- "The science and art of understanding." – Humberto Maturana
- "The ability to cure all temporary truth of eternal triteness."—Herbert Brun
Other notable definitions include:
- "The science and art of the understanding of understanding."—Rodney E. Donaldson, the first president of the American Society for Cybernetics
- "A way of thinking about ways of thinking of which it is one."—Larry Richards
- "The art of interaction in dynamic networks."—Roy Ascott
- "The study of systems and processes that interact with themselves and produce themselves from themselves."—Louis Kauffman, President of the American Society for Cybernetics
The term cybernetics stems from κυβερνήτης (kybernḗtēs) "steersman, governor, pilot, or rudder". As with the ancient Greek pilot, independence of thought is important in cybernetics. French physicist and mathematician André-Marie Ampère first coined the word "cybernetique" in his 1834 essay Essai sur la philosophie des sciences to describe the science of civil government. The term was used by Norbert Wiener, in his book Cybernetics, to define the study of control and communication in the animal and the machine. In the book, he states: "Although the term cybernetics does not date further back than the summer of 1947, we shall find it convenient to use in referring to earlier epochs of the development of the field."
Roots of cybernetic theoryEdit
The word cybernetics was first used in the context of "the study of self-governance" by Plato in Alcibiades to signify the governance of people. The word 'cybernétique' was also used in 1834 by the physicist André-Marie Ampère (1775–1836) to denote the sciences of government in his classification system of human knowledge.
The first artificial automatic regulatory system was a water clock, invented by the mechanician Ktesibios; based on a tank which poured water into a reservoir before using it to run the mechanism, it used a cone-shaped float to monitor the level of the water in its reservoir and adjust the rate of flow of the water accordingly to maintain a constant level of water in the reservoir. This was the first artificial truly automatic self-regulatory device that required no outside intervention between the feedback and the controls of the mechanism. Although they considered this part of engineering (the use of the term cybernetics is much posterior), Ktesibios and others such as Heron and Su Song are considered to be some of the first to study cybernetic principles.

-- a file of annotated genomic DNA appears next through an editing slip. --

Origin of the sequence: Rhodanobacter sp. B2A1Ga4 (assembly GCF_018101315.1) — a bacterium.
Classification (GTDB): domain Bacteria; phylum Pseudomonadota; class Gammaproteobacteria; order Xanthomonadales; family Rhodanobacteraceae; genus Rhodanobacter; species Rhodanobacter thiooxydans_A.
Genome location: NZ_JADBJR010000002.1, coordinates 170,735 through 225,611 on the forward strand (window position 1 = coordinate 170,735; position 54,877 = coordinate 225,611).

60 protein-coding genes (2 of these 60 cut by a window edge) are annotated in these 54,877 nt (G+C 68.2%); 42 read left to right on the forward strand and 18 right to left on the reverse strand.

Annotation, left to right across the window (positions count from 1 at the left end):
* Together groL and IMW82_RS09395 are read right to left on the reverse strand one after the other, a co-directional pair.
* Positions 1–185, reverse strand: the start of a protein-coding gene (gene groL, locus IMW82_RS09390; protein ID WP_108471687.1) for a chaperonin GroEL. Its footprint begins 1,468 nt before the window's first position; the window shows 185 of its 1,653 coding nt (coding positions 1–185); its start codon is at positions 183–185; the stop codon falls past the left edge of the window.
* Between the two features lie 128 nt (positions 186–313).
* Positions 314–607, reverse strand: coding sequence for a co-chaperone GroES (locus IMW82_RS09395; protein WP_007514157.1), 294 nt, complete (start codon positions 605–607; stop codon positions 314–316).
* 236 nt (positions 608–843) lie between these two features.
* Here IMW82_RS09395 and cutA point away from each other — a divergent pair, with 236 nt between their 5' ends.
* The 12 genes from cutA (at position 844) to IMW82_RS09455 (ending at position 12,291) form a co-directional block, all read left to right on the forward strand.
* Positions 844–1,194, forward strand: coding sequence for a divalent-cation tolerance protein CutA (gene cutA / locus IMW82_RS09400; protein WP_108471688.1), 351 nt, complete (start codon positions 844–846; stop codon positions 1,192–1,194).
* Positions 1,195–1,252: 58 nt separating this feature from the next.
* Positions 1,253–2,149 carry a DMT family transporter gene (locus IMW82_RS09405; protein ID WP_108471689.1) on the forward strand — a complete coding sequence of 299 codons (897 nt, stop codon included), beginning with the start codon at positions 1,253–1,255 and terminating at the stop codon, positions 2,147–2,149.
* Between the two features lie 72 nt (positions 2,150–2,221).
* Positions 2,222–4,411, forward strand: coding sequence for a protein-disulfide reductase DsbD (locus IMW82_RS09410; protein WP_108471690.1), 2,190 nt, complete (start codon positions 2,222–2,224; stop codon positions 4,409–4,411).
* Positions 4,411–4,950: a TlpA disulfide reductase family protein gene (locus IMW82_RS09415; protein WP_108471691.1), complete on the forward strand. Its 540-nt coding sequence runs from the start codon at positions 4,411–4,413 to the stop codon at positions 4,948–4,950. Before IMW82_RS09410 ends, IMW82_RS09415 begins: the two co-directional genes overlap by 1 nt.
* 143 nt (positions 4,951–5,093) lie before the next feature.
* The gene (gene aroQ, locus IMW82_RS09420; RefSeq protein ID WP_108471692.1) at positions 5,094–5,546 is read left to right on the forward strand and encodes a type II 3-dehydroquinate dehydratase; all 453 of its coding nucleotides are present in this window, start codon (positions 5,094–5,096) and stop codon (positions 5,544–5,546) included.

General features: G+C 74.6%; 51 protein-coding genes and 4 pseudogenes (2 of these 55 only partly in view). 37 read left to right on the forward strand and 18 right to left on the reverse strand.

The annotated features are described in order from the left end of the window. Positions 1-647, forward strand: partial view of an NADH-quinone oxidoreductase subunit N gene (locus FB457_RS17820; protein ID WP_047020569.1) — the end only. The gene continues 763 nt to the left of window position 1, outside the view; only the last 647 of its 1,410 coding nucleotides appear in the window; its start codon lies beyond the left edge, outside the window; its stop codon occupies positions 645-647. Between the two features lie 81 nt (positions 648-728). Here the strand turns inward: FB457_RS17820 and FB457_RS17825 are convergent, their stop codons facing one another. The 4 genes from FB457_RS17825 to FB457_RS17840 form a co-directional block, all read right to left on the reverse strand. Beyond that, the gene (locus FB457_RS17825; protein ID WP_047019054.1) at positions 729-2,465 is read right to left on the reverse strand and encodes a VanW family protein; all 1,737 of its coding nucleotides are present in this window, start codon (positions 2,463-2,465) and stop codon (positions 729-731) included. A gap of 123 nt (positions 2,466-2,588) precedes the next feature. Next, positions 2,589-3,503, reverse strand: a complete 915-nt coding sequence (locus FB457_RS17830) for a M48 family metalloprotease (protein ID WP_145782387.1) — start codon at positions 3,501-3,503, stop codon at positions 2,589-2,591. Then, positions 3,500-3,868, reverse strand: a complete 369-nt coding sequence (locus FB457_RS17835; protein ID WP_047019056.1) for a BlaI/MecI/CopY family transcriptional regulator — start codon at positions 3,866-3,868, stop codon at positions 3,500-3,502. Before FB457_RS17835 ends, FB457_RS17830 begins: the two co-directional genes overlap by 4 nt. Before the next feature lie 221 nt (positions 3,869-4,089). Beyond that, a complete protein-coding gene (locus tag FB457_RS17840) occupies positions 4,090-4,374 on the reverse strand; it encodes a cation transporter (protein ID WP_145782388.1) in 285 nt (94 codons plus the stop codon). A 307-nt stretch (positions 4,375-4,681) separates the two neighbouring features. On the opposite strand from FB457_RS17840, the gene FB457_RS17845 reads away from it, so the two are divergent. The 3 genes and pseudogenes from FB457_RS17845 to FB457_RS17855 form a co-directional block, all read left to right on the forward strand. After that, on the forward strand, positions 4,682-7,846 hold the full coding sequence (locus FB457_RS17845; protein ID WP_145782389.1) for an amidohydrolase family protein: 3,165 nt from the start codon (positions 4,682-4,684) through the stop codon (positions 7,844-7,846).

The study of teleological mechanisms (from the Greek τέλος or télos for end, goal, or purpose) in machines with corrective feedback dates from as far back as the late 18th century when James Watt's steam engine was equipped with a governor (1775–1800), a centrifugal feedback valve for controlling the speed of the engine. Alfred Russel Wallace identified this as the principle of evolution in his famous 1858 paper. In 1868 James Clerk Maxwell published a theoretical article on governors, one of the first to discuss and refine the principles of self-regulating devices. Jakob von Uexküll applied the feedback mechanism via his model of functional cycle (Funktionskreis) in order to explain animal behaviour and the origins of meaning in general.
Early 20th centuryEdit
Contemporary cybernetics began as an interdisciplinary study connecting the fields of control systems, electrical network theory, mechanical engineering, logic modeling, evolutionary biology and neuroscience in the 1940s; the ideas are also related to the biological work of Ludwig von Bertalanffy in General Systems Theory. Electronic control systems originated with the 1927 work of Bell Telephone Laboratories engineer Harold S. Black on using negative feedback to control amplifiers.
Early applications of negative feedback in electronic circuits included the control of gun mounts and radar antenna during World War II. The founder of System Dynamics, Jay Forrester, worked with Gordon S. Brown during WWII as a graduate student at the Servomechanisms Laboratory at MIT to develop electronic control systems for the U.S. Navy. Forrester later applied these ideas to social organizations, such as corporations and cities and became an original organizer of the MIT School of Industrial Management at the MIT Sloan School of Management.
W. Edwards Deming, the Total Quality Management guru for whom Japan named its top post-WWII industrial prize, was an intern at Bell Telephone Labs in 1927 and may have been influenced by network theory; Deming made "Understanding Systems" one of the four pillars of what he described as "Profound Knowledge" in his book The New Economics.